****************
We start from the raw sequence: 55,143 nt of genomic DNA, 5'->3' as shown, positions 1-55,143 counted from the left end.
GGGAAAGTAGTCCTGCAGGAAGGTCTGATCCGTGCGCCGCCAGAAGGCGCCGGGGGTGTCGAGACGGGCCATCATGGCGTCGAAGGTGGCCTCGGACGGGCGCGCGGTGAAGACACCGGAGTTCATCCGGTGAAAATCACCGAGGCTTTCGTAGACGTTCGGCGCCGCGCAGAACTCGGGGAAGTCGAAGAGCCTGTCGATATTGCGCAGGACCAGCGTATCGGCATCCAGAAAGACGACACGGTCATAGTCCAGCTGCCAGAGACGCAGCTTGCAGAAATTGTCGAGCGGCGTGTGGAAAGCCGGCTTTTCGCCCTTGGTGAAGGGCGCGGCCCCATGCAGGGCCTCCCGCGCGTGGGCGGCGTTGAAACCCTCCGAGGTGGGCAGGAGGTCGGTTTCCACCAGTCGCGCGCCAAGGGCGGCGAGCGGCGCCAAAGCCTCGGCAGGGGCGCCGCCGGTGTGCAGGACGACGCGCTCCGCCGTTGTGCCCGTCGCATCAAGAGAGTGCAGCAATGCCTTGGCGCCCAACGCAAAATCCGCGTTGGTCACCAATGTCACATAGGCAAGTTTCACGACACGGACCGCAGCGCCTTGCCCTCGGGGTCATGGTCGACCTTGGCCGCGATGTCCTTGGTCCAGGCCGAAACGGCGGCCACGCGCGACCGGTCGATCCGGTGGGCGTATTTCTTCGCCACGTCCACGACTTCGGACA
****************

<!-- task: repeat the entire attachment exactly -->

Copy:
We start from the raw sequence: 55,143 nt of genomic DNA, 5'->3' as shown, positions 1-55,143 counted from the left end.
GGGAAAGTAGTCCTGCAGGAAGGTCTGATCCGTGCGCCGCCAGAAGGCGCCGGGGGTGTCGAGACGGGCCATCATGGCGTCGAAGGTGGCCTCGGACGGGCGCGCGGTGAAGACACCGGAGTTCATCCGGTGAAAATCACCGAGGCTTTCGTAGACGTTCGGCGCCGCGCAGAACTCGGGGAAGTCGAAGAGCCTGTCGATATTGCGCAGGACCAGCGTATCGGCATCCAGAAAGACGACACGGTCATAGTCCAGCTGCCAGAGACGCAGCTTGCAGAAATTGTCGAGCGGCGTGTGGAAAGCCGGCTTTTCGCCCTTGGTGAAGGGCGCGGCCCCATGCAGGGCCTCCCGCGCGTGGGCGGCGTTGAAACCCTCCGAGGTGGGCAGGAGGTCGGTTTCCACCAGTCGCGCGCCAAGGGCGGCGAGCGGCGCCAAAGCCTCGGCAGGGGCGCCGCCGGTGTGCAGGACGACGCGCTCCGCCGTTGTGCCCGTCGCATCAAGAGAGTGCAGCAATGCCTTGGCGCCCAACGCAAAATCCGCGTTGGTCACCAATGTCACATAGGCAAGTTTCACGACACGGACCGCAGCGCCTTGCCCTCGGGGTCATGGTCGACCTTGGCCGCGATGTCCTTGGTCCAGGCCGAAACGGCGGCCACGCGCGACCGGTCGATCCGGTGGGCGTATTTCTTCGCCACGTCCACGACTTCGGACA